View Full Version : A wall-mounted display case for my guitar

Gene Davis
05-02-2016, 11:36 AM
I'm not an instrument maker, but I sure admire those that build.

My 1971 Martin D-18 needs a case that can be used to help keep it humidified. We moved to the front range area of Colorado 16 months ago and it is way too dry here for instruments. I want to build a case to hang on the wall, display the guitar, and hopefully keep it humidified.

Climastand is the brand name for a line of cases that are built reasonably air-tight and with a gasketed door. The doors are full-glass, hung with a piano hinge, gasketed, and kept closed with snap-locks. One puts humidity-pacs inside that regulate the moisture content of the interior.

My plan is to dovetail-join four boards together in the truncated pyramid shape that is common to this brand, fit a 1/4" plywood back to it into stopped dados in the sides, and do a four-sided frame of 1x2s for the glass door.

Any advice on details for helping with the air-tightness would be appreciated. Source for gasketing? Joint sealant? Finish? Alternative to the ugly full-length piano hinge? Species for sides? OK with BB plywood for back?

Scott DelPorte
05-03-2016, 10:57 AM
Hi Gene, I have never made one of these, but I was thinking you might get some tips on sealing etc. if you do a search on here and look at humidor construction threads. They must have some of the same issues you mention.

Chuck Raudonis
05-09-2016, 7:39 PM
I will tell you that if you have never done it, dovetailing angled boards is a SIGNIFICANT endeavor! The geometry there is complex. You might want to think of another joinery method for the case. Polyurethane would be a great finish but make sure you let it cure for a couple of weeks to let the remainder of the solvents flash off before you lock your precious Martin in there. No sense taking a chance with the finish on the Martin.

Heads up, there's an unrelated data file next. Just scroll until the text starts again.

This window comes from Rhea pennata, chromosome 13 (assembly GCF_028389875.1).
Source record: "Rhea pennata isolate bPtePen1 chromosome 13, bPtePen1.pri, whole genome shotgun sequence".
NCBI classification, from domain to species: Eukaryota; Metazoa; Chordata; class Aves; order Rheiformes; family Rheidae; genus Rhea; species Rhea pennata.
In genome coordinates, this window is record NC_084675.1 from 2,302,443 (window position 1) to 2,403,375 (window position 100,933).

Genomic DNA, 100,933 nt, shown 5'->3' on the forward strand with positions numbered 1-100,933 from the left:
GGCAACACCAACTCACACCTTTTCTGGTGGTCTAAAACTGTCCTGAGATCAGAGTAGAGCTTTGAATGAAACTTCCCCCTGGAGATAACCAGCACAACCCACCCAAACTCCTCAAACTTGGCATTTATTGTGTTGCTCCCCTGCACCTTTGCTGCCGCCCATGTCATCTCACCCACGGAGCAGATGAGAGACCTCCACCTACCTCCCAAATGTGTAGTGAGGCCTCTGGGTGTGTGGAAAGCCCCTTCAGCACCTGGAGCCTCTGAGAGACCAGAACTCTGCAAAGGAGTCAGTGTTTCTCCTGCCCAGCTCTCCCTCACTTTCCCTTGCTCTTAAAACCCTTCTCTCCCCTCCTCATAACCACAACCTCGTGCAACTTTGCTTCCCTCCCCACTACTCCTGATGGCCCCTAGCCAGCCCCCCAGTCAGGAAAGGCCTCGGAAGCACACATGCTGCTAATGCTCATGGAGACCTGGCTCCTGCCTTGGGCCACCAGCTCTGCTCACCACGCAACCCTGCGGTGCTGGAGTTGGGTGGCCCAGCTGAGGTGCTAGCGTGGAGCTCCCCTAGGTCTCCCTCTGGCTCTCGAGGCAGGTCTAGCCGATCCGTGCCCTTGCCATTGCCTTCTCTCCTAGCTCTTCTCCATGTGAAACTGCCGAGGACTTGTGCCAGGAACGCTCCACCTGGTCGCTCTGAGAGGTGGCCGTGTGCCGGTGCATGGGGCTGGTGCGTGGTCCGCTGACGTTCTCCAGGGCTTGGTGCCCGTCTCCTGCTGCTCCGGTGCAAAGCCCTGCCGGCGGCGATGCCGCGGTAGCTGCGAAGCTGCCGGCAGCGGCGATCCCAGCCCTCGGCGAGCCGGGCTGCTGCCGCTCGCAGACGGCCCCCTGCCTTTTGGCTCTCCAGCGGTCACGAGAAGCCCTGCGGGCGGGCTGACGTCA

This quote from finishing site explains it:

Q: What is the difference between drying and curing?
A: Drying occurs when the solvents evaporate from the surface of the film and it becomes tack free. Curing is when the residual solvents leave the film and it begins crosslinking with oxygen in the air to develop its strength, toughness, abrasion resistance, and chemical resistance. Although most finishes reach 90% cure in seven days, full cure takes up to thirty days.

Polyurethane should reasonably handle sealing the joints. I think you're stuck with the hinge. You might be able to make it less obtrusive by using a black one:


Sides can be any species you want. Not sure what you mean by BB plywood.

I just started a thread about the standing guitar case I just finished. Have a look. I'll answer any questions as you go along.

Good luck!